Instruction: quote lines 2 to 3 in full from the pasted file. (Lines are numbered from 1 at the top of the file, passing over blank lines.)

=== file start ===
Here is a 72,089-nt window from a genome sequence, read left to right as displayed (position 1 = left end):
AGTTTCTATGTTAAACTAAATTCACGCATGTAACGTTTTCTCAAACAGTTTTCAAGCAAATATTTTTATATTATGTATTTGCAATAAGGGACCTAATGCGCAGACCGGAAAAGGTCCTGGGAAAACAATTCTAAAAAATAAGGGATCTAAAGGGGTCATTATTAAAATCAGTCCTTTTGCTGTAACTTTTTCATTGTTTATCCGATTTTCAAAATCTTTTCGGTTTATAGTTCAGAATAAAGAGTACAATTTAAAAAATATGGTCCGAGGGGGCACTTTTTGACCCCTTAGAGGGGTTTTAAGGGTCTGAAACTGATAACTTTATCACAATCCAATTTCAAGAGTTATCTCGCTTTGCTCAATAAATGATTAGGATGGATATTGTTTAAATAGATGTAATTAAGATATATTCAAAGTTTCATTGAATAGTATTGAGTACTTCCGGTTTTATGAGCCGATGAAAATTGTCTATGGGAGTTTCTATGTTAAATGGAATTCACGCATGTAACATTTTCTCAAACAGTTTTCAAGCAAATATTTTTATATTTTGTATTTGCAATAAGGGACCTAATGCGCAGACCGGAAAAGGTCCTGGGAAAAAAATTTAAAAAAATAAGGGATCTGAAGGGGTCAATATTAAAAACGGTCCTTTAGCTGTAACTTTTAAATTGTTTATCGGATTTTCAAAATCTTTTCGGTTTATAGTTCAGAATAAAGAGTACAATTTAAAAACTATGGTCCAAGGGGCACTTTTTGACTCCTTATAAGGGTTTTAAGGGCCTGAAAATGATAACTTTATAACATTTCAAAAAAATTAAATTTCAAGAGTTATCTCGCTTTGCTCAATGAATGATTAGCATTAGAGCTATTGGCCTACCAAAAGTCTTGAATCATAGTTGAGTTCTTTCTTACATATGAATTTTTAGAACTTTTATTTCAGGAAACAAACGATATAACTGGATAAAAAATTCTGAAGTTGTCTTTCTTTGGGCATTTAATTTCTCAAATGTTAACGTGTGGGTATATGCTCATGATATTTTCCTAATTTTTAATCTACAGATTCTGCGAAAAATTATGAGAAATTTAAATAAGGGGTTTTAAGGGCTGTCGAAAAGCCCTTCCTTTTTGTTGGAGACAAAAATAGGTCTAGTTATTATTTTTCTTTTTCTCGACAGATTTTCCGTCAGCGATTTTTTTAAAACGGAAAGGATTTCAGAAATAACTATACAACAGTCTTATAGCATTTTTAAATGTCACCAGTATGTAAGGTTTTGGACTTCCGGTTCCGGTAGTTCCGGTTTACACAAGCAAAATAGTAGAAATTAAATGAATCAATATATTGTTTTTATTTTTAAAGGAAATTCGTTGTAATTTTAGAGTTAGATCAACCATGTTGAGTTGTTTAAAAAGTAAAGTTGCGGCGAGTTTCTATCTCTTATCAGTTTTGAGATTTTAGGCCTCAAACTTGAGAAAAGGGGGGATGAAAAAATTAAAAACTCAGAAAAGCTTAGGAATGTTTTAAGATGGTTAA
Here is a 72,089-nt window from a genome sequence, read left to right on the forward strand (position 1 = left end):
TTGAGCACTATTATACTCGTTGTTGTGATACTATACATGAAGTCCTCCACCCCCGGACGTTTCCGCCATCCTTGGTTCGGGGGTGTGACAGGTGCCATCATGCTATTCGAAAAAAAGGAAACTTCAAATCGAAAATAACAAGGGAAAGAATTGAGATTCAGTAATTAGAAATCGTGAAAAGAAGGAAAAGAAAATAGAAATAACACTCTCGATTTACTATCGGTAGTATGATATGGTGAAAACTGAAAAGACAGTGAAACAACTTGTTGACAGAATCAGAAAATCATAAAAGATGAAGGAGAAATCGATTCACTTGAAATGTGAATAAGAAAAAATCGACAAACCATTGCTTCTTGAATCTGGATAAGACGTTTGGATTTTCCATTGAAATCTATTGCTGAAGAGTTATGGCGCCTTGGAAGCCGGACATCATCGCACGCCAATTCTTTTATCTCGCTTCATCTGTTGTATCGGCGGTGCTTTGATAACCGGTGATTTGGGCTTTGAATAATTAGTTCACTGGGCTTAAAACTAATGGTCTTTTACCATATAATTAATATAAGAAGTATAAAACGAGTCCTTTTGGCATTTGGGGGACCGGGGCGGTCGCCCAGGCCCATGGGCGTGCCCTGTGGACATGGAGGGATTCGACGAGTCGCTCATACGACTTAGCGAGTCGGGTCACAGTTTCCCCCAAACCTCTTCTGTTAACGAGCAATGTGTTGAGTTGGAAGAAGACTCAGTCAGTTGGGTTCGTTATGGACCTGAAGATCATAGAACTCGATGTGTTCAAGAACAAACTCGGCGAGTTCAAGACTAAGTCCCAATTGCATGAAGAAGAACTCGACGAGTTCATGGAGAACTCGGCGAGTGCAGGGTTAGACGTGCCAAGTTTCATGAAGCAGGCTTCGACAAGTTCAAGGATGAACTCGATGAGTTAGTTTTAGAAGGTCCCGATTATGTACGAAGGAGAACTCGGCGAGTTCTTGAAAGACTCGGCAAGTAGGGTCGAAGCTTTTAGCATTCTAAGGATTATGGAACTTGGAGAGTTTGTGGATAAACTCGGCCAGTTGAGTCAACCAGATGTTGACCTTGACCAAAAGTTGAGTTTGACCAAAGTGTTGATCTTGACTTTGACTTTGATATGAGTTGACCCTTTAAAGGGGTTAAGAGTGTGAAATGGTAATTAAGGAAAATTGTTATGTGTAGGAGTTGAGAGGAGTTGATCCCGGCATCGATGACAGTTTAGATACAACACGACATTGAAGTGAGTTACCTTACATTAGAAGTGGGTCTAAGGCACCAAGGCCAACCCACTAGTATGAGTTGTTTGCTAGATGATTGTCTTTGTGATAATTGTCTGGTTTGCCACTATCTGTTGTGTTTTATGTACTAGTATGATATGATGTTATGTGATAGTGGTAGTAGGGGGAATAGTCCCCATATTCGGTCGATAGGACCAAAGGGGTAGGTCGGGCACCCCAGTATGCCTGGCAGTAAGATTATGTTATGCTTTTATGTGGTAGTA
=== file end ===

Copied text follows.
AGTTTCTATGTTAAACTAAATTCACGCATGTAACGTTTTCTCAAACAGTTTTCAAGCAAATATTTTTATATTATGTATTTGCAATAAGGGACCTAATGCGCAGACCGGAAAAGGTCCTGGGAAAACAATTCTAAAAAATAAGGGATCTAAAGGGGTCATTATTAAAATCAGTCCTTTTGCTGTAACTTTTTCATTGTTTATCCGATTTTCAAAATCTTTTCGGTTTATAGTTCAGAATAAAGAGTACAATTTAAAAAATATGGTCCGAGGGGGCACTTTTTGACCCCTTAGAGGGGTTTTAAGGGTCTGAAACTGATAACTTTATCACAATCCAATTTCAAGAGTTATCTCGCTTTGCTCAATAAATGATTAGGATGGATATTGTTTAAATAGATGTAATTAAGATATATTCAAAGTTTCATTGAATAGTATTGAGTACTTCCGGTTTTATGAGCCGATGAAAATTGTCTATGGGAGTTTCTATGTTAAATGGAATTCACGCATGTAACATTTTCTCAAACAGTTTTCAAGCAAATATTTTTATATTTTGTATTTGCAATAAGGGACCTAATGCGCAGACCGGAAAAGGTCCTGGGAAAAAAATTTAAAAAAATAAGGGATCTGAAGGGGTCAATATTAAAAACGGTCCTTTAGCTGTAACTTTTAAATTGTTTATCGGATTTTCAAAATCTTTTCGGTTTATAGTTCAGAATAAAGAGTACAATTTAAAAACTATGGTCCAAGGGGCACTTTTTGACTCCTTATAAGGGTTTTAAGGGCCTGAAAATGATAACTTTATAACATTTCAAAAAAATTAAATTTCAAGAGTTATCTCGCTTTGCTCAATGAATGATTAGCATTAGAGCTATTGGCCTACCAAAAGTCTTGAATCATAGTTGAGTTCTTTCTTACATATGAATTTTTAGAACTTTTATTTCAGGAAACAAACGATATAACTGGATAAAAAATTCTGAAGTTGTCTTTCTTTGGGCATTTAATTTCTCAAATGTTAACGTGTGGGTATATGCTCATGATATTTTCCTAATTTTTAATCTACAGATTCTGCGAAAAATTATGAGAAATTTAAATAAGGGGTTTTAAGGGCTGTCGAAAAGCCCTTCCTTTTTGTTGGAGACAAAAATAGGTCTAGTTATTATTTTTCTTTTTCTCGACAGATTTTCCGTCAGCGATTTTTTTAAAACGGAAAGGATTTCAGAAATAACTATACAACAGTCTTATAGCATTTTTAAATGTCACCAGTATGTAAGGTTTTGGACTTCCGGTTCCGGTAGTTCCGGTTTACACAAGCAAAATAGTAGAAATTAAATGAATCAATATATTGTTTTTATTTTTAAAGGAAATTCGTTGTAATTTTAGAGTTAGATCAACCATGTTGAGTTGTTTAAAAAGTAAAGTTGCGGCGAGTTTCTATCTCTTATCAGTTTTGAGATTTTAGGCCTCAAACTTGAGAAAAGGGGGGATGAAAAAATTAAAAACTCAGAAAAGCTTAGGAATGTTTTAAGATGGTTAA
Here is a 72,089-nt window from a genome sequence, read left to right on the forward strand (position 1 = left end):